Kearney drops you into the middle of the action, and it doesn't let up, whether it's political scheming or adventuring. There is so much to like about this book, and I hope the rest of the series (called The Monarchies of God) manages to continue in the same vein. I'm looking forward to finishing it, and then reading more by Kearney.

Monday, September 1, 2008


Jennifer Fallon's fantasy series called The Tide Lords has just come to my attention. I have enjoyed immensely reading this series, and hope that Fallon continues to write in this world.
In this series the world of humans is served by the Crasii, animal slaves that walk and talk like humans. The world was run by the Tide Lords who are immortal but disappeared from human affairs. The Tide (forces of magic) is coming in though and the Tide Lords are beginning to appear, and they want to return to the way things were before which is spooking the humans. And then there is the Immortal Prince who just wants to die.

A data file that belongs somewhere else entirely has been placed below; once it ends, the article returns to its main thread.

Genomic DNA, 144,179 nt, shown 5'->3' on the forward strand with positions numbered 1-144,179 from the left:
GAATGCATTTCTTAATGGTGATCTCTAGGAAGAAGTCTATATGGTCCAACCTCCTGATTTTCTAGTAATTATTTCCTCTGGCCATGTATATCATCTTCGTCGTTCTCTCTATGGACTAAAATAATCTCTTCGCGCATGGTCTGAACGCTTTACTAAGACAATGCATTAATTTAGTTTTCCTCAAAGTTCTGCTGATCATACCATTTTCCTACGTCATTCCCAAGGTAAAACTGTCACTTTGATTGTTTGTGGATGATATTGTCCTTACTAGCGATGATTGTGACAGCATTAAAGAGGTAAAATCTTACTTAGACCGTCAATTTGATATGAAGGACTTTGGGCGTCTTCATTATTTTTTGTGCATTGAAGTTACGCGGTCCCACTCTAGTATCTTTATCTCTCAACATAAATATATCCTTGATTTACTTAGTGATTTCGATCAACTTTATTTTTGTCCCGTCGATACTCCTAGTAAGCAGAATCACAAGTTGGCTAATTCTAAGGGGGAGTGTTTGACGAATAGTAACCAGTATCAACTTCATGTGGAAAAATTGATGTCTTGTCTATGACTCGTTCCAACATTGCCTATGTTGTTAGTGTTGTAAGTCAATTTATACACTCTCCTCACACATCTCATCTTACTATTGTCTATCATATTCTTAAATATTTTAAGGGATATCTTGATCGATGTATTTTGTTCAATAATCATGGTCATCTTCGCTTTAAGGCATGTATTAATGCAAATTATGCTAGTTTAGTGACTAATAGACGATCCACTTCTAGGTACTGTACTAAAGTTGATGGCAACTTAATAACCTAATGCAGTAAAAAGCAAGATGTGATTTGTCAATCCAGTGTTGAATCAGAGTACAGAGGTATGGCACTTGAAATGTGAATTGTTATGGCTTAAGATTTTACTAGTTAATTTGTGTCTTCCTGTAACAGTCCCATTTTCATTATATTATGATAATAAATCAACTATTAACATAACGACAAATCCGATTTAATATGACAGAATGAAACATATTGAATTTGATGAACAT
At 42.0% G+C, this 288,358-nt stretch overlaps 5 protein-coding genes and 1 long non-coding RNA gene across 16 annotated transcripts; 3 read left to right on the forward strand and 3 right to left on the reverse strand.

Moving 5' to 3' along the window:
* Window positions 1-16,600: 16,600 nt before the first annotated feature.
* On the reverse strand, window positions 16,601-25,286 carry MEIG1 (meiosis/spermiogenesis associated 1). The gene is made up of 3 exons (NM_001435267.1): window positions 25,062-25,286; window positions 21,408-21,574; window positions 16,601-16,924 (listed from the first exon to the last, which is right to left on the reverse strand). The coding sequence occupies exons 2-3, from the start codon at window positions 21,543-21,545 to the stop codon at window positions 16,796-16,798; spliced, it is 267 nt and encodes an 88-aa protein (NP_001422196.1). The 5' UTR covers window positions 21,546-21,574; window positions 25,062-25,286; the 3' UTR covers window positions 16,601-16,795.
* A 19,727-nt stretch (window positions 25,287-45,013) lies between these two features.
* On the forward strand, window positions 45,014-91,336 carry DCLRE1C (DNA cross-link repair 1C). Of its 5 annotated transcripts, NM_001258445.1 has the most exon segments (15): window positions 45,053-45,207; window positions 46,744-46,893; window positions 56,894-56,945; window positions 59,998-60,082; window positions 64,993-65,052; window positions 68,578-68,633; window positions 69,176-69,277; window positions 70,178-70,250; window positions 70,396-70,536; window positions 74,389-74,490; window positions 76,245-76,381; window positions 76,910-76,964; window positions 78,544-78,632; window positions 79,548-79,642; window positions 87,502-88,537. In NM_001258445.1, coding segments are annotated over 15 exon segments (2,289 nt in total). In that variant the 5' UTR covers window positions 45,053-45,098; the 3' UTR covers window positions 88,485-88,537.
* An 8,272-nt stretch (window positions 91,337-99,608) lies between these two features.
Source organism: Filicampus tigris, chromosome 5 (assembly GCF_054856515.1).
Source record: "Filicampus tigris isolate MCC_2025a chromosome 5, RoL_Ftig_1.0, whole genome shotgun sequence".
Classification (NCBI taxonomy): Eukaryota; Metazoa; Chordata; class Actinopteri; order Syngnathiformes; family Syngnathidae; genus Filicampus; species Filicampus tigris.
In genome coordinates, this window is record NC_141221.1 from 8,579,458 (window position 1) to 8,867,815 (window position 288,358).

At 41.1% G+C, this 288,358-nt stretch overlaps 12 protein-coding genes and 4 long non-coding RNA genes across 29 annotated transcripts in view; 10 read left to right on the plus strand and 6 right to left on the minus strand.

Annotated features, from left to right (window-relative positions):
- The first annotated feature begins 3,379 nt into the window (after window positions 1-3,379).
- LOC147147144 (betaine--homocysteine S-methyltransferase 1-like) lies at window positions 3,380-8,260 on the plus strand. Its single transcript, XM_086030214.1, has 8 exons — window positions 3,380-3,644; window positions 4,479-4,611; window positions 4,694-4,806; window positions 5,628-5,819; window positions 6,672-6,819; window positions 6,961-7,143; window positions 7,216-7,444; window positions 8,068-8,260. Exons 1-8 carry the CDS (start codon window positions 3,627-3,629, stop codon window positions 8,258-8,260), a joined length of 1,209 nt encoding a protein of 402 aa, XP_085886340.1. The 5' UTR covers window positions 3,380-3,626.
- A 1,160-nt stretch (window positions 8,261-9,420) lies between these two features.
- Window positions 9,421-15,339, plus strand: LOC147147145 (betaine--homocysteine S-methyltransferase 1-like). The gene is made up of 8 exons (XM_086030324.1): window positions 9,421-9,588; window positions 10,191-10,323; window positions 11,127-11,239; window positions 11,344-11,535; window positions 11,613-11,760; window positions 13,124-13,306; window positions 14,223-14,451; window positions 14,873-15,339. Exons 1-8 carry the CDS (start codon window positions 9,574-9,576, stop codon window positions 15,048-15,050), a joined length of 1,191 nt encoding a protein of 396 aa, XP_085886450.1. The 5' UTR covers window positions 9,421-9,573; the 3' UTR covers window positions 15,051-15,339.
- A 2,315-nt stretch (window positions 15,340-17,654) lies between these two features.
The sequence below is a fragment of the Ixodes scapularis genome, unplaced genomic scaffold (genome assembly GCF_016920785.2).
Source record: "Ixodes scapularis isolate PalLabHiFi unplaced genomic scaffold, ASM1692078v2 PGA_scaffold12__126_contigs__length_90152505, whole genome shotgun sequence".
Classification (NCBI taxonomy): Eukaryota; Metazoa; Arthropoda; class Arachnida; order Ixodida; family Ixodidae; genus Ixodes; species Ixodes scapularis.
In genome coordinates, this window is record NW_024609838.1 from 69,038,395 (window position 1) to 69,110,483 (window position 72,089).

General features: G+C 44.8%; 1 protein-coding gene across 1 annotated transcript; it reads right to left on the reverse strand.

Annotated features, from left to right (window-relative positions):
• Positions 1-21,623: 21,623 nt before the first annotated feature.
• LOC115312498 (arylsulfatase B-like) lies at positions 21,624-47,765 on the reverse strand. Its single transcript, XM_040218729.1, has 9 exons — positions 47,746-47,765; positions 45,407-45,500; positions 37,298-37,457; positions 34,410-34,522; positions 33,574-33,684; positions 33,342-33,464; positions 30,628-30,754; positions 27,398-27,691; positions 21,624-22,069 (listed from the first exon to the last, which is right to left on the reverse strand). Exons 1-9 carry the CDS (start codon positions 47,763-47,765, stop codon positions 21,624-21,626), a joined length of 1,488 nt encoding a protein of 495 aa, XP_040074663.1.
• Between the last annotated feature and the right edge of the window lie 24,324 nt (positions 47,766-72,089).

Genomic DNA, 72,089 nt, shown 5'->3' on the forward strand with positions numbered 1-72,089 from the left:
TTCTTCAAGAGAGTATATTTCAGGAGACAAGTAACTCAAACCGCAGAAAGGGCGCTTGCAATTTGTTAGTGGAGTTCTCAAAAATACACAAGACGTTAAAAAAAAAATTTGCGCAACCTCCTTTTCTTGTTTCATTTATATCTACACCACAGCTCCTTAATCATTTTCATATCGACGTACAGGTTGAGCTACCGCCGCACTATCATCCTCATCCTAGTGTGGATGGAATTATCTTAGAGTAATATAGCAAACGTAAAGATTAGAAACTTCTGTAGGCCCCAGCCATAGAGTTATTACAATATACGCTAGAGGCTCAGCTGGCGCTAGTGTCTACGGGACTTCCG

The series is full of political machinations, action and good dialogue, and is well worth getting in to especially those who like a little political intrigue with their fantasy fiction.

Cortes the Killer

The Conquest of Mexico by Hugh Thomas is a doorstop of a book. But don't be put of by this, as he is a great writer who will make the pages fly by.
This particular book deals with the history of the Aztecs, and the coming of the Spanish and what happened after they landed. It is packed with detail, and shows the amount of research that Thomas undertook to write it.

The history of Mexico that this book covers is full of evocative names like Montezuma, Cortes, and El Dorado. This is a book full of sweeping history, told in a readable style.

Faceless drones.

Douglas Copeland's JPod is set in a world of moral greys. Our main character is one of six game programmers (the JPod of the title), who work for a large game design company. Like other books by Copeland he writes about large faceless corporations and their effect on the individuals who work for them.
Copeland likes to poke fun at modern society, and he continues this trend in JPod. Gamers and people who work in computer software will get many of the jokes he throws around. While these jokes are never laugh-out-loud funny they do hit their mark, and the book does have its moments.

Reader's could be confronted by Copeland's use of pages of binary, and pages without punctuation but if they stick with it they will be rewarded.